Pressing pause: Reno bars with non-betting games dealt tough hand due to state directives
John Simpson tips back an unplugged Mrs. Pac-Man and rolls the bulky machine to the door. Nearby, rows of noisy arcade games — Tetris, Centipede, Rampage and more — bleep, bloop, buzz and hum all around him. It’s a Tuesday evening in late October and Simpson is hauling equipment out of his bar/arcade business, Press Start, located on the south end of Reno’s Midtown district.
“These are big and heavy and hard to move,” Simpson says, muffled by a video game-themed face covering.
Lining the walls of the roughly 4,000-square-foot space are about 30 more video games and a dozen pinball machines, idling on their home screens, hungry to be fed quarters by nostalgic gamers. The glowing machines, however, will soon be powered down and pushed into storage for an indefinite period of time.
Due to a combination of the state’s COVID-19 directives and the pandemic’s impacts on revenue, Press Start was forced to press pause in early October. The bar/arcade had been reopened for two weeks when Simpson was told by the city of Reno code enforcement his business was in violation of the state’s COVID guidelines.
In a nutshell, Gov. Steve Sisolak’s directive says bars are only allowed to operate games that are regulated by the Nevada Gaming Control Board.
In other words, only games linked to betting — meaning Nevada’s big casinos can play on while small bars with interactive gaming — from arcade games to billiards to darts — have to follow a different set of rules.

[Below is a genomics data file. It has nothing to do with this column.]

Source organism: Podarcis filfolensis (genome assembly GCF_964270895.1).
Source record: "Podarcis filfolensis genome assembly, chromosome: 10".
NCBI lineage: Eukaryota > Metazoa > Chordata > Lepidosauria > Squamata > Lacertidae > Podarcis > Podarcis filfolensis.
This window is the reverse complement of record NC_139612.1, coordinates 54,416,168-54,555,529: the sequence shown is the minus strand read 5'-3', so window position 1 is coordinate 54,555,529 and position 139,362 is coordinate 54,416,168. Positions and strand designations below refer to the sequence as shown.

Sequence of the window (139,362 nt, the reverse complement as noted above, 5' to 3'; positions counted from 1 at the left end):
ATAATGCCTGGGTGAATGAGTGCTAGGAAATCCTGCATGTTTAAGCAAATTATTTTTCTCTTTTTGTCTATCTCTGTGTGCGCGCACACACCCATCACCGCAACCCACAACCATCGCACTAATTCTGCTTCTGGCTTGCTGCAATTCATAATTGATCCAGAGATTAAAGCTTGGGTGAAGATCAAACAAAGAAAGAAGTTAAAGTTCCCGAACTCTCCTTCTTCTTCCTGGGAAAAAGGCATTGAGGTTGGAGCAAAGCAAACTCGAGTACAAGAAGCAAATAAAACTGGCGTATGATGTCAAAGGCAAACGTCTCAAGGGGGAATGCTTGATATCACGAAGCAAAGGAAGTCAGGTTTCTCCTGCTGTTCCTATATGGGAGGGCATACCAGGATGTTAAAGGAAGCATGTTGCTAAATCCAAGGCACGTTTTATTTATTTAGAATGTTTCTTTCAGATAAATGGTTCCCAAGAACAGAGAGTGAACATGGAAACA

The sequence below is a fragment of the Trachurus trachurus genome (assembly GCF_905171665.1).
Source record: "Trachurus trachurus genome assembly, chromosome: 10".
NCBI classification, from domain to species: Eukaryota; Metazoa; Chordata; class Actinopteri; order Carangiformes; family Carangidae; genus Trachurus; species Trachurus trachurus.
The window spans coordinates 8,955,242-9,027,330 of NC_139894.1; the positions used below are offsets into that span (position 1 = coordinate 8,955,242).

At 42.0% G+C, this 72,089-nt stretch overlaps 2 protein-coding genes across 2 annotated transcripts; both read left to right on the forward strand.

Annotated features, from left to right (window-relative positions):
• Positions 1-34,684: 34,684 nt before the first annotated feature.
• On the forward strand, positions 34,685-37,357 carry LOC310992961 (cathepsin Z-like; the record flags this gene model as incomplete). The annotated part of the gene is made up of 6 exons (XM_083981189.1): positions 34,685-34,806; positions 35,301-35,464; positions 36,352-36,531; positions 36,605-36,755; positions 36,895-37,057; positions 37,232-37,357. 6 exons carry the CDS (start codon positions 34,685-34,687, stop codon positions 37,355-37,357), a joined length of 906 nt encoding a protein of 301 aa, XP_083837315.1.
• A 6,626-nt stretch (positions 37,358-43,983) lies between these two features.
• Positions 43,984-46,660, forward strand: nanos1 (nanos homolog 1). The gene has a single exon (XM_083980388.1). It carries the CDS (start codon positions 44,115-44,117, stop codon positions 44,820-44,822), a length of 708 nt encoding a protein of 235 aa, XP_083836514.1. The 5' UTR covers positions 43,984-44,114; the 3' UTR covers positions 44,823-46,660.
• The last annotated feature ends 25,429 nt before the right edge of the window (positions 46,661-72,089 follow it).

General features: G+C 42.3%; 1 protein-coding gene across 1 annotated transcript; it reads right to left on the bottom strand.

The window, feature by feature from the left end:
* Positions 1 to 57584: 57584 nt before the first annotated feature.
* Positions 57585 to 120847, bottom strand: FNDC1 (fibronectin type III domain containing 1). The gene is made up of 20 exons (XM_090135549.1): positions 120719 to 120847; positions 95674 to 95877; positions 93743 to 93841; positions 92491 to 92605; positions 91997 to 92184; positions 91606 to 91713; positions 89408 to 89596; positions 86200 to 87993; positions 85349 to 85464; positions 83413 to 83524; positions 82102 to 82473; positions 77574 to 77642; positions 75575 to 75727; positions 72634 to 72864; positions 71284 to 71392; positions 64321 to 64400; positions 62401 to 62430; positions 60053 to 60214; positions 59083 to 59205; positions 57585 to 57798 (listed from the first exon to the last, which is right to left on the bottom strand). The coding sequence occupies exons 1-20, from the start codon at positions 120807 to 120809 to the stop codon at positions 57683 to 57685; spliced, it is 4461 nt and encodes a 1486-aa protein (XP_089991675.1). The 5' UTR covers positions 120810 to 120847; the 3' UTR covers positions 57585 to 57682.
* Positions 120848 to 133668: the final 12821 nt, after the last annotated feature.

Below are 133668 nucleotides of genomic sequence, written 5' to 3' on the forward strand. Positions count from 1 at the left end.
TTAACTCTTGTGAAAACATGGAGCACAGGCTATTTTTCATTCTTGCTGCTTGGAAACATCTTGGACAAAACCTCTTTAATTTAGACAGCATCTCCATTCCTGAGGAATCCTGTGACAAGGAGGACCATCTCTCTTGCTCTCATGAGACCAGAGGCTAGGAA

Simpson said he was told by the city he could run as either a bar or an arcade, but not both at the same time.
‘THERE’S NO DIFFERENCE’
Noting he worked hard to follow all of the COVID safety measures, Simpson said he would understand if there was a “scientific reason” for not being allowed to serve up drinks and games at the same time.
Knowing that casinos and bars with video slots down the road are able to keep their gaming business alive makes it an especially tough pill for him to swallow.
“There’s no difference between a slot machine and a video game,” Simpson said. “They’re screens with buttons. So, when you’re told the big industry gets to keep playing, and you got to go when you’re just a little guy, it’s not a good feeling. It’s been a tough enough road.”
When Washoe County bars were shut down over the summer to slow the spread of COVID-19, Simpson said he tried to run as just an arcade in July. Despite successfully bringing in a decent number of families and gamers while at half capacity, Simpson realized he needed both revenue streams to stay afloat.
“When we ran as an arcade only, we still lost money,” Simpson said. “And there’s a reason you don’t see arcades around anymore. They don’t make money. You need both (a bar and arcade). Being told to pick one is like being told to pick neither.”
In fact, when Simpson was delivered the news he had to pick one or close shop, he said he considered pulling the plug on Press Start for good. Further complicating matters, the building Press Start occupies — 1413 S. Virginia St. — was recently sold to a medical group.
“That night they came to shut us down, it was pretty sad,” said Simpson, who shared the news on Facebook with a photo of the Press Start sign with a red “x” across it. “It was the third time we were shut down (since the pandemic). I thought, ‘where do we go from here?’ I can’t even open my business and the building’s been sold. I just didn’t see a way forward.”